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nique and founded a company, Fonar, which makes MRI machines today. The machines use a version of Lauterbur’s gradient methods, however. Damadian believes that he should have been included in the Nobel award; last week his company took out fullpage ads in The Washington Post and The New York Times objecting to the “shameful wrong that must be righted” and urging readers to support his cause. “Damadian published some early papers outlining the concept,” says George Radda, an MRI expert at the University of Oxford and former chief of the U.K.’s Medical Research Council. But, he adds, Damadian’s idea for detecting specific signals from cancerous tissue “did not lead to today’s MRI.” Damadian did not respond to Science’s requests for comment. The bitterness of the early rivalries may have delayed the awarding of the prize, says Radda. Except for the controversy, “it could have been given 10 years ago,” he says. The contributions of Lauterbur and Mansfield rise to the top: “There is no question that these are the right two people” to receive the prize, he says. Lauterbur “deserves a lot of credit, not only for the invention of the idea, but also for proselytizing,” says Waldo Hinshaw, who was a postdoctoral fellow in the lab of Raymond Andrew in the early 1970s and helped develop some of the imaging techniques used in today’s MRI machines. Early on, Hinshaw notes, people doubted that magnets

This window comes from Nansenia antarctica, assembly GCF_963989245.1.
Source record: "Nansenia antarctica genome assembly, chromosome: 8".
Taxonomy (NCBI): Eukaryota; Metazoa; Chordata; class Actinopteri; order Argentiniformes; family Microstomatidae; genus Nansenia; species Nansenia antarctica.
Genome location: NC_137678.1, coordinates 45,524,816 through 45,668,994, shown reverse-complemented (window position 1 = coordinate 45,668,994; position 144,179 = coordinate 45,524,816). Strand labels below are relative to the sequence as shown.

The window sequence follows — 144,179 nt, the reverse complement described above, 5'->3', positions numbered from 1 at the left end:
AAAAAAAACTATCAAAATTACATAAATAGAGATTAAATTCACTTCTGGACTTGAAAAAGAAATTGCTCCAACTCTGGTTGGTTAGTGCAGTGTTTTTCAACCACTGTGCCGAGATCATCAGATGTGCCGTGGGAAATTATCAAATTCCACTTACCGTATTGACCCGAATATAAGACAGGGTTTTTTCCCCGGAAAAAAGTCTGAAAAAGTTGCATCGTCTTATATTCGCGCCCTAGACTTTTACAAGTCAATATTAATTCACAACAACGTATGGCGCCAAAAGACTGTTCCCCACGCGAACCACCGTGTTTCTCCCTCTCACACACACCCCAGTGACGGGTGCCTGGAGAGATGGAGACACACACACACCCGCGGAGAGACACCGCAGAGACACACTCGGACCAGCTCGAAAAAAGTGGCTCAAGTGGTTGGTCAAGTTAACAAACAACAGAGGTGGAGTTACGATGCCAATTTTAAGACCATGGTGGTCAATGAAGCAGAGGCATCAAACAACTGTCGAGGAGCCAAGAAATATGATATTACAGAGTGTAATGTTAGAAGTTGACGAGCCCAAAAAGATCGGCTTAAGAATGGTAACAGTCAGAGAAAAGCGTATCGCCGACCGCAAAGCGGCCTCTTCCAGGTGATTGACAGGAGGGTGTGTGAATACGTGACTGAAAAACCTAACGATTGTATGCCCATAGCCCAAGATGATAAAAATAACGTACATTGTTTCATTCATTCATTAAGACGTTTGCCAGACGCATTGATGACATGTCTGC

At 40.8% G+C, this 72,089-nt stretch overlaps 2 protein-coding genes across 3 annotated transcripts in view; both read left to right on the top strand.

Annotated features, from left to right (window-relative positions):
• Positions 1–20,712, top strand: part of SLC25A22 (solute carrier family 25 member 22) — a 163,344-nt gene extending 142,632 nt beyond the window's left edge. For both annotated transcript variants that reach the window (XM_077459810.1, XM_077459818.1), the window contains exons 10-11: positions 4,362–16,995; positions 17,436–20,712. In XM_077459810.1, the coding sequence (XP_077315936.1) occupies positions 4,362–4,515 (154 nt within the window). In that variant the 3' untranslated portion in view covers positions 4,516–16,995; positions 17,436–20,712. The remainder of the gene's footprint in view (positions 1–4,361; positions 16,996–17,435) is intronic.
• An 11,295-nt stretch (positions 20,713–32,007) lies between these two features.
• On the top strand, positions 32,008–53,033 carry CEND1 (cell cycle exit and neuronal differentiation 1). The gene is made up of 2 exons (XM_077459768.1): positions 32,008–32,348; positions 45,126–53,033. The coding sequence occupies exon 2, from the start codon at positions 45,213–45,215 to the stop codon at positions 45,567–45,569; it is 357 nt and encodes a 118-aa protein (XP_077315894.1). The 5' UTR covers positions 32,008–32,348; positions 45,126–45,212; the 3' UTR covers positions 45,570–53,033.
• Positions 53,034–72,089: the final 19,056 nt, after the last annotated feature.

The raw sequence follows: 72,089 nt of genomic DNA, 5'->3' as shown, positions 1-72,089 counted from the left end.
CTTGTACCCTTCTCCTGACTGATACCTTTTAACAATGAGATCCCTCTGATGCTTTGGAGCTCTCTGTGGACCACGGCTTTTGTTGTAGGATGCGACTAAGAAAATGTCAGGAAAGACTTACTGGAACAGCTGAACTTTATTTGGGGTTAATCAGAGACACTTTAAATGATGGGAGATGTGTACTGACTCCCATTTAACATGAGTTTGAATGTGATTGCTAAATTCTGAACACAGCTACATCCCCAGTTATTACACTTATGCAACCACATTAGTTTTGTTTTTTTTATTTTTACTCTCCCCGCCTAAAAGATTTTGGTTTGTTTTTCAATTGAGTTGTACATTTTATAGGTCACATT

big enough and powerful enough to produce highly detailed images of the human body could be built. But, he adds, Lauterbur “went around to everyone he thought might be interested and said, ‘Take it seriously.’ He even showed up at my apartment [in Nottingham] one evening to convince me that it was worthwhile.” Even before the prize, Lauterbur says, the work has paid off in a deeply personal way. “The most satisfying thing personally is when a physician looks at an MRI and says, ‘No problem there!’ which I have experienced and relatives of mine have experienced,” he says. And that can be almost as thrilling as winning a Nobel Prize.